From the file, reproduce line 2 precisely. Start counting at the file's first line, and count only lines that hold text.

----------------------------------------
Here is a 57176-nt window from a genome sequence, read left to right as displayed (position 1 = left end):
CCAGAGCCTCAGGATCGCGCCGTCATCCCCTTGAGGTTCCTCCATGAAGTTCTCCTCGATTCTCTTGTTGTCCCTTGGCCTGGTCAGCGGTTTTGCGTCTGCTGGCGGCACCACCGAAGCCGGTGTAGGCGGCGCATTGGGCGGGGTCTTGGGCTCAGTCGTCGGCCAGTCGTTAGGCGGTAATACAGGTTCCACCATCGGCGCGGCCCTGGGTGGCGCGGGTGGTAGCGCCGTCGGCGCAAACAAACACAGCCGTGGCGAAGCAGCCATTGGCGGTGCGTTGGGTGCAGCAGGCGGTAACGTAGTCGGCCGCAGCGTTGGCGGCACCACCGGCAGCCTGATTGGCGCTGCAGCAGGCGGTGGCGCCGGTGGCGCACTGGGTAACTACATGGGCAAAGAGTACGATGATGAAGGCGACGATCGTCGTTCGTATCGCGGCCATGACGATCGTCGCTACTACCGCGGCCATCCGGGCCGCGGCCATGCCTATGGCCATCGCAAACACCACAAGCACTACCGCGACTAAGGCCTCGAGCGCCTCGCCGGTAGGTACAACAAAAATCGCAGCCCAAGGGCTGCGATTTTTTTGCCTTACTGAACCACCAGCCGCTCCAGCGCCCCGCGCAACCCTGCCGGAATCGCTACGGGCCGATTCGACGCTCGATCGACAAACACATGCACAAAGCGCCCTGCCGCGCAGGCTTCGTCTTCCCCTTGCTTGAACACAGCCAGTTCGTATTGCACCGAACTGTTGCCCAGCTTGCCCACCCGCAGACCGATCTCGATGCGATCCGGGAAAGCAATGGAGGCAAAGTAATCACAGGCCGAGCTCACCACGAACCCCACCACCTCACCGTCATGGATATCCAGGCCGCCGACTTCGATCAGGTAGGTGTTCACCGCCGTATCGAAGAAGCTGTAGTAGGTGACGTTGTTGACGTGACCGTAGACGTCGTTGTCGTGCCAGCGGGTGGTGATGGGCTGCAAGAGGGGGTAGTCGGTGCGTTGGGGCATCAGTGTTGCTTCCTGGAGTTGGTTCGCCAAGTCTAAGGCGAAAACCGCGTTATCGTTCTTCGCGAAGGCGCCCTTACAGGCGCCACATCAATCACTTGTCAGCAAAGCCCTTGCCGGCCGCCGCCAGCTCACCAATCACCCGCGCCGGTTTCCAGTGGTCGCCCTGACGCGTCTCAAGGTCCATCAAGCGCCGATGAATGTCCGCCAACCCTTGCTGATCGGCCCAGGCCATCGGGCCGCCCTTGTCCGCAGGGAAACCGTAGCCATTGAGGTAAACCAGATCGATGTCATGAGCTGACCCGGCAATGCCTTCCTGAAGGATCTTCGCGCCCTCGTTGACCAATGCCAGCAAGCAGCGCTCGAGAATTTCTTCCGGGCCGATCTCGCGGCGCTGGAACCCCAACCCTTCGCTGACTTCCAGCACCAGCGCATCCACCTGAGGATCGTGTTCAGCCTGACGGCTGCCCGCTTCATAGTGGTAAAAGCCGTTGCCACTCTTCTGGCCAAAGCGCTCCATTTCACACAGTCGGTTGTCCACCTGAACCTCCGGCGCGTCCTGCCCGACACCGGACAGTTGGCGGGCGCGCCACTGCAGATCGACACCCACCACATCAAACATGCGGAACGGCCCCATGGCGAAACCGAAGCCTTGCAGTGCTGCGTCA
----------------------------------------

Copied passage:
CCAGAGCCTCAGGATCGCGCCGTCATCCCCTTGAGGTTCCTCCATGAAGTTCTCCTCGATTCTCTTGTTGTCCCTTGGCCTGGTCAGCGGTTTTGCGTCTGCTGGCGGCACCACCGAAGCCGGTGTAGGCGGCGCATTGGGCGGGGTCTTGGGCTCAGTCGTCGGCCAGTCGTTAGGCGGTAATACAGGTTCCACCATCGGCGCGGCCCTGGGTGGCGCGGGTGGTAGCGCCGTCGGCGCAAACAAACACAGCCGTGGCGAAGCAGCCATTGGCGGTGCGTTGGGTGCAGCAGGCGGTAACGTAGTCGGCCGCAGCGTTGGCGGCACCACCGGCAGCCTGATTGGCGCTGCAGCAGGCGGTGGCGCCGGTGGCGCACTGGGTAACTACATGGGCAAAGAGTACGATGATGAAGGCGACGATCGTCGTTCGTATCGCGGCCATGACGATCGTCGCTACTACCGCGGCCATCCGGGCCGCGGCCATGCCTATGGCCATCGCAAACACCACAAGCACTACCGCGACTAAGGCCTCGAGCGCCTCGCCGGTAGGTACAACAAAAATCGCAGCCCAAGGGCTGCGATTTTTTTGCCTTACTGAACCACCAGCCGCTCCAGCGCCCCGCGCAACCCTGCCGGAATCGCTACGGGCCGATTCGACGCTCGATCGACAAACACATGCACAAAGCGCCCTGCCGCGCAGGCTTCGTCTTCCCCTTGCTTGAACACAGCCAGTTCGTATTGCACCGAACTGTTGCCCAGCTTGCCCACCCGCAGACCGATCTCGATGCGATCCGGGAAAGCAATGGAGGCAAAGTAATCACAGGCCGAGCTCACCACGAACCCCACCACCTCACCGTCATGGATATCCAGGCCGCCGACTTCGATCAGGTAGGTGTTCACCGCCGTATCGAAGAAGCTGTAGTAGGTGACGTTGTTGACGTGACCGTAGACGTCGTTGTCGTGCCAGCGGGTGGTGATGGGCTGCAAGAGGGGGTAGTCGGTGCGTTGGGGCATCAGTGTTGCTTCCTGGAGTTGGTTCGCCAAGTCTAAGGCGAAAACCGCGTTATCGTTCTTCGCGAAGGCGCCCTTACAGGCGCCACATCAATCACTTGTCAGCAAAGCCCTTGCCGGCCGCCGCCAGCTCACCAATCACCCGCGCCGGTTTCCAGTGGTCGCCCTGACGCGTCTCAAGGTCCATCAAGCGCCGATGAATGTCCGCCAACCCTTGCTGATCGGCCCAGGCCATCGGGCCGCCCTTGTCCGCAGGGAAACCGTAGCCATTGAGGTAAACCAGATCGATGTCATGAGCTGACCCGGCAATGCCTTCCTGAAGGATCTTCGCGCCCTCGTTGACCAATGCCAGCAAGCAGCGCTCGAGAATTTCTTCCGGGCCGATCTCGCGGCGCTGGAACCCCAACCCTTCGCTGACTTCCAGCACCAGCGCATCCACCTGAGGATCGTGTTCAGCCTGACGGCTGCCCGCTTCATAGTGGTAAAAGCCGTTGCCACTCTTCTGGCCAAAGCGCTCCATTTCACACAGTCGGTTGTCCACCTGAACCTCCGGCGCGTCCTGCCCGACACCGGACAGTTGGCGGGCGCGCCACTGCAGATCGACACCCACCACATCAAACATGCGGAACGGCCCCATGGCGAAACCGAAGCCTTGCAGTGCTGCGTCA